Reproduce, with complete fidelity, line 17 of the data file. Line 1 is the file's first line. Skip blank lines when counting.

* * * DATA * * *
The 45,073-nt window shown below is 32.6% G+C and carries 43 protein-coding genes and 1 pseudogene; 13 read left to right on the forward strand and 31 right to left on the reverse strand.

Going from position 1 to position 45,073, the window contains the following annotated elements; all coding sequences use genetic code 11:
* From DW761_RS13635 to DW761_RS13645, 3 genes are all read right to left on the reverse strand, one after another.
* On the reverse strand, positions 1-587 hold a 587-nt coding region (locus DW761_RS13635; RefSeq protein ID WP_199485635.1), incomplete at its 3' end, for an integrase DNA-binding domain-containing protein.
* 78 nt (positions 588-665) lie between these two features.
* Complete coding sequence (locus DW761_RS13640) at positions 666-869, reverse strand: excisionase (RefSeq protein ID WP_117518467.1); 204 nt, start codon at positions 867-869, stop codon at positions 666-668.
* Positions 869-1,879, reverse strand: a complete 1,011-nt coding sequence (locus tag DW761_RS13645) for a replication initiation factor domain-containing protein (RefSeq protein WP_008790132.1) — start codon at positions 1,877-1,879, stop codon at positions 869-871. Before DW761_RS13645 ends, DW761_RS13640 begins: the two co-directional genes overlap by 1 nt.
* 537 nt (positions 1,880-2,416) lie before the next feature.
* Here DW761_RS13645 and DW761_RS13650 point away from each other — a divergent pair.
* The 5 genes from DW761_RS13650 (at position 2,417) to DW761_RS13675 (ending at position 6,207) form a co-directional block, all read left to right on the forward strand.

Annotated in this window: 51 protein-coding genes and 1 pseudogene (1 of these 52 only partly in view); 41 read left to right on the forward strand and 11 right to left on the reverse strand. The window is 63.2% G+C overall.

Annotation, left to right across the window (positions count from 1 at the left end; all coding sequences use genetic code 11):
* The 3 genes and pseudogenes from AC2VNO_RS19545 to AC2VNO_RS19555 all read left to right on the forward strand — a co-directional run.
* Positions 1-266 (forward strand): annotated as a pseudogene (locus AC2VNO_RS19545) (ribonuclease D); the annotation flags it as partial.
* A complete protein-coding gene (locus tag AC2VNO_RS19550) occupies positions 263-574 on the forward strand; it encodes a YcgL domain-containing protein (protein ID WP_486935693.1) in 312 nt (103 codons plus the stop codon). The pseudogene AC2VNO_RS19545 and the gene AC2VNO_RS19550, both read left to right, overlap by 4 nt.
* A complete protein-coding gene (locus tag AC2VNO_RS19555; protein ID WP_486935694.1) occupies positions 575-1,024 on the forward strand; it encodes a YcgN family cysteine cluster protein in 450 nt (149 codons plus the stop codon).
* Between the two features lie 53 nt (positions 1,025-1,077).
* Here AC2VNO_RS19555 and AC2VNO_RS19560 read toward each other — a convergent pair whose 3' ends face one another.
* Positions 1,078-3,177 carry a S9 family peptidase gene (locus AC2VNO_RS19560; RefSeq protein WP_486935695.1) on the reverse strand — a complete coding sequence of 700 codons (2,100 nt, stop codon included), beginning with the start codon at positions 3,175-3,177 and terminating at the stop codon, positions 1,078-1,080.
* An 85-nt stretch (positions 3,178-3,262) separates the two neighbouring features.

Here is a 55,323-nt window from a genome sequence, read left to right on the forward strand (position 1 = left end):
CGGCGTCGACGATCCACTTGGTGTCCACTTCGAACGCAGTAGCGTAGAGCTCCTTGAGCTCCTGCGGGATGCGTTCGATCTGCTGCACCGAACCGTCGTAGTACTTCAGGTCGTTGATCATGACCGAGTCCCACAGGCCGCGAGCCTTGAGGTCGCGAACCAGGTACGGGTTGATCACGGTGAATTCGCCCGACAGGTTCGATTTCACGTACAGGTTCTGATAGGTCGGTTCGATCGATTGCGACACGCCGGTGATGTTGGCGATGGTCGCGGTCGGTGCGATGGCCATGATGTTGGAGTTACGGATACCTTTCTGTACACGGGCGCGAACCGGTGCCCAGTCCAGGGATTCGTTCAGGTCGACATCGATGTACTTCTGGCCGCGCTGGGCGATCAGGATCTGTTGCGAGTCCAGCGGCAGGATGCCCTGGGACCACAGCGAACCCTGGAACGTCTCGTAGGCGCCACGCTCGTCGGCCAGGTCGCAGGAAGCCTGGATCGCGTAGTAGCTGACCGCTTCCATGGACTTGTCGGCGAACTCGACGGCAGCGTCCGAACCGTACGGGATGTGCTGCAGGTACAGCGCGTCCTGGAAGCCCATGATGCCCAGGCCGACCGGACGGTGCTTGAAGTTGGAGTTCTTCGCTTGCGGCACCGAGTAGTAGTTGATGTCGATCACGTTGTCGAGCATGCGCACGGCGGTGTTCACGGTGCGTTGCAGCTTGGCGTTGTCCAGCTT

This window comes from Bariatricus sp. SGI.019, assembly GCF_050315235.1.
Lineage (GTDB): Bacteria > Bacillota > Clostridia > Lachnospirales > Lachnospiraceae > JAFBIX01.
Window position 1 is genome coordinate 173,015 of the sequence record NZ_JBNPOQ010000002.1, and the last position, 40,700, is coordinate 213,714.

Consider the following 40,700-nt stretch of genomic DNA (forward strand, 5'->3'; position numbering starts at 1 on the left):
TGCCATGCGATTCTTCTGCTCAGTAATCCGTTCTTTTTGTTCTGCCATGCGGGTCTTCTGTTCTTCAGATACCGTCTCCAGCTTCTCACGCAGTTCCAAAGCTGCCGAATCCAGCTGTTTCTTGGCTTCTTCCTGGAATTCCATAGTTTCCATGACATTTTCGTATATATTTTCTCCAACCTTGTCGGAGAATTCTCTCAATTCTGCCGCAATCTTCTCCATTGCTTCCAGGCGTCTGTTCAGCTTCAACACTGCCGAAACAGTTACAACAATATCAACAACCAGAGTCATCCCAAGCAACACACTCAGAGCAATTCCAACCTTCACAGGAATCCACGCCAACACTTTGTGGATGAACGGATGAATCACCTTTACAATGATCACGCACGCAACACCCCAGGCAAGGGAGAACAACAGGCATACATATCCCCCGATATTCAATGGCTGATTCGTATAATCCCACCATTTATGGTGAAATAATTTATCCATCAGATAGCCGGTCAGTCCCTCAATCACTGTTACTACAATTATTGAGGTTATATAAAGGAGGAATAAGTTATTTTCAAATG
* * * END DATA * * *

* Between the two features lie 53 nt (positions 1,025-1,077).